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From CIO to CEO: Are you ready for the leap?

One of the most in-demand positions in many organizations is that of the CIO. There are plenty of reasons. At a time when digital transformation has become a must for many companies, the value of the CIO and its financial pay has exploded in recent years. In fact, the value of the CIO has grown so much in the last decade that not a few companies end up considering this profile as their next CEO.

Why? Because although the CIO undoubtedly has a clearly technological profile, it also presupposes a vision that goes further, since it is able to identify how these technologies are aligned with the business strategy of your company and even more, how they help to fulfill with certain strategic objectives.

Now, that this is the case does not imply that the CIO is an ideal profile to become CEO in all cases or for all types of companies. In this sense, if you stop taking care of aspects such as cloud workloads and hyperconvergence, to start running a company, are among your wishes for next year, it is convenient to be clear about some aspects, such as the type of companies that they are naturally inclined to this change.

Companies where technology comes first

Companies that sell technology products or in which technology is a very important part of their core business they can be in favor of their CIO, with the right strategic vision, becoming their CEO.

These types of companies operate in areas such as software development, IT consulting, online commerce, social media, development of technological components … etc. In almost all of these cases, company management understands what role the technology plays and what value it has.

For this reason, it is not surprising that it is precisely here that the transition from CIO to CEO is most often considered as a good strategy, since this profile probably represents that of the person who surely knows the problems and needs of their clients best. .

Tech spinoffs

In some sectors, such as banking or finance, there is a long “tradition” that part of its IT department (or the entire department) ends up separating from its parent company to become a subsidiary company, while maintaining certain independence in order to diversify its client portfolio.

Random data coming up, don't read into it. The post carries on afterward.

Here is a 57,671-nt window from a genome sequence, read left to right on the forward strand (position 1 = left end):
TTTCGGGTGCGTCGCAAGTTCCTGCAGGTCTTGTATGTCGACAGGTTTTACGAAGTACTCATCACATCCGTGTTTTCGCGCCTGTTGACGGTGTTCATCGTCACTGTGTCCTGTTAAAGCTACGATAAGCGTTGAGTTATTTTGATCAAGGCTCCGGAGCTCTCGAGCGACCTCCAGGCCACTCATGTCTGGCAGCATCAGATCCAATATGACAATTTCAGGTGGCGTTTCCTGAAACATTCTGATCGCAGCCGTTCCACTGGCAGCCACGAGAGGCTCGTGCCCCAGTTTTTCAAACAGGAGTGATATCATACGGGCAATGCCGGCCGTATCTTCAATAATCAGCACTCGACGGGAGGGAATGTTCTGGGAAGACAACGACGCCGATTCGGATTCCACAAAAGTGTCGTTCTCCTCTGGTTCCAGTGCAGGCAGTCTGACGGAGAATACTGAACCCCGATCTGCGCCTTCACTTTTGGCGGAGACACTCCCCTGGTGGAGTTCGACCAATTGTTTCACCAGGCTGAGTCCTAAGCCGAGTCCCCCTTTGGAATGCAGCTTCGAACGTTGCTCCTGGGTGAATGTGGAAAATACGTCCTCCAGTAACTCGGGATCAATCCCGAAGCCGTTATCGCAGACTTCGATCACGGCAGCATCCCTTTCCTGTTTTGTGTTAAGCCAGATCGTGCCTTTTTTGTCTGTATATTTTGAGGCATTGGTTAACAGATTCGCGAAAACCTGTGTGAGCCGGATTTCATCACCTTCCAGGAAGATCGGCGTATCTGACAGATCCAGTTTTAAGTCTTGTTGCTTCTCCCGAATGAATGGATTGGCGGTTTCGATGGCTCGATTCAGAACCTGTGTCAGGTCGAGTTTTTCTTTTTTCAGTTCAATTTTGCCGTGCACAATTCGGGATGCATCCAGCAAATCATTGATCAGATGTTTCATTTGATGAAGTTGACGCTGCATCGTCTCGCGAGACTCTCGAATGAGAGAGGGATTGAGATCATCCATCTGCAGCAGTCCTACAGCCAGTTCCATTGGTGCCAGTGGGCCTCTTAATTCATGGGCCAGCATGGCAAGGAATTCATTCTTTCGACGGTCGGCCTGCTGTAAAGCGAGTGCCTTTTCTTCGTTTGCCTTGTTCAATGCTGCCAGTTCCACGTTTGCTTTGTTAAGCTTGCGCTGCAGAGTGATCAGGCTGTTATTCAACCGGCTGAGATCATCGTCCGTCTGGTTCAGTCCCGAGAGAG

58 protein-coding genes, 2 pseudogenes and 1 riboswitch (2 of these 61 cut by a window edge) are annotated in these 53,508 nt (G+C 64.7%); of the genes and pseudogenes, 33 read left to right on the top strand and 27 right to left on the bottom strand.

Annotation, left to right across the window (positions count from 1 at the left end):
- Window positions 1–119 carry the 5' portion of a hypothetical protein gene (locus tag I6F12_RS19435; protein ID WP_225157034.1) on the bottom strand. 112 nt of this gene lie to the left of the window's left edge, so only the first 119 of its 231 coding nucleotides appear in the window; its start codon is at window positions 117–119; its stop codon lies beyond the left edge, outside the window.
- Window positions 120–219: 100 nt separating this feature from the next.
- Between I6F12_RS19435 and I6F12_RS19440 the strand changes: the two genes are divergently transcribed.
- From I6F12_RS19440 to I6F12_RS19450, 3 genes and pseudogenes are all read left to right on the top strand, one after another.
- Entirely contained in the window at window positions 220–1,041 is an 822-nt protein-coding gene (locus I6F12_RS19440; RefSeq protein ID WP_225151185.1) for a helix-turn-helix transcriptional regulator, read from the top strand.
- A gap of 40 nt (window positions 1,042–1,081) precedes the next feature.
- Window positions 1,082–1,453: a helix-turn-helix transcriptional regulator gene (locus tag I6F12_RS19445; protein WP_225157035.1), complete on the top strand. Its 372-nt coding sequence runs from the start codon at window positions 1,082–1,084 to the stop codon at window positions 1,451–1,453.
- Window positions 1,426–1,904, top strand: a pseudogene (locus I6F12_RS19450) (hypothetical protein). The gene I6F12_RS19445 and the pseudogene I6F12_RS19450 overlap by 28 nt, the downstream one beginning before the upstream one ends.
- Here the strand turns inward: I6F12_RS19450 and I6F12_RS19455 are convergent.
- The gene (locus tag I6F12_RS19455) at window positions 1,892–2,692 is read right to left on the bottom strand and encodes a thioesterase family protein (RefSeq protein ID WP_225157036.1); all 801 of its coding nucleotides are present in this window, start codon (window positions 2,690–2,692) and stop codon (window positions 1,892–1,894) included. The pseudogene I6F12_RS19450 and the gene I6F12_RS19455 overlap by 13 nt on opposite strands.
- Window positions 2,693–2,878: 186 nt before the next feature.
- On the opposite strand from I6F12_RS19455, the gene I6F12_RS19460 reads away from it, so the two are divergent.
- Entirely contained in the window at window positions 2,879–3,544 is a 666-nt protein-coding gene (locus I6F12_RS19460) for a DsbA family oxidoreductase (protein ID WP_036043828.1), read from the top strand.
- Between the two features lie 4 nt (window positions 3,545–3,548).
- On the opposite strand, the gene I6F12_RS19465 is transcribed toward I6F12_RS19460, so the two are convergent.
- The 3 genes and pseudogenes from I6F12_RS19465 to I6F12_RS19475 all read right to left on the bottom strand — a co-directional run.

In these cases, there is a high probability that the CIO will end up becoming the CEO of the new company, who will now have the opportunity to direct IT for both his company and others. In this case, the CIO “finds” a plausible route to the CEO position that would not otherwise exist.

CIOs that “transform”

In addition to their technical profile, a CIO is expected to have an overview of the business, understand what the strategic needs of the company are, and understand the “hows” and “why” s.

This of course does not always happen. Many CIOs end up being much more comfortable in their technical field and “flee” from the more business aspects. On other occasions, however, the CIO ends up “learning the business” and why not, developing a strategic vision and a “nose” comparable to that of any other CEO.

In these cases, it is the CIO himself who progressively moves away and delegates the more technical issues of the company and usually begins to participate naturally in other areas such as finance or operations.

They start their own company

Of course, the most expeditious and direct way for a CIO to become CEO is to start their own company. Due to their previous experience, this type of company usually operates in the field of IT consulting, the specialized channel of another technology company or even in the development of a startup.

How NOT to become a CEO

If you are currently the CIO of a company, you may (or may not) have a chance to become CEO in the future. If this is your wish, there are certain elements that can give you some clue about the real possibilities you have of getting to occupy that position.

First, examine where you are within the company. If your direct reporting line is not the CEO and in fact, you report to an “intermediate” figure such as the CFO or COO, then your chances in that specific company are not too great. Why? Because the signal they are sending you is “obvious”: technology is not among the strategic areas of the company.

Even if it were, your position of “strength” is less so, if the core business of the company have a low technological component and it is not found in some of the sectors that we have mentioned before. In organizations where technology is not the product, it is difficult for the CIO to become a future CEO. In fact, in these organizations, it is often the VP of Marketing / Sales or the COO who gets the go-ahead to be CEO, if the organization is not looking for an external candidate.

Finally, and as we have pointed out before, your options drastically decrease if you do not understand or have a strategic vision for the company. Mastering all its technical aspects and being an ace in the migration of the organization’s systems to a hybrid cloud environment, does not necessarily make you the best option to direct the future of the organization.

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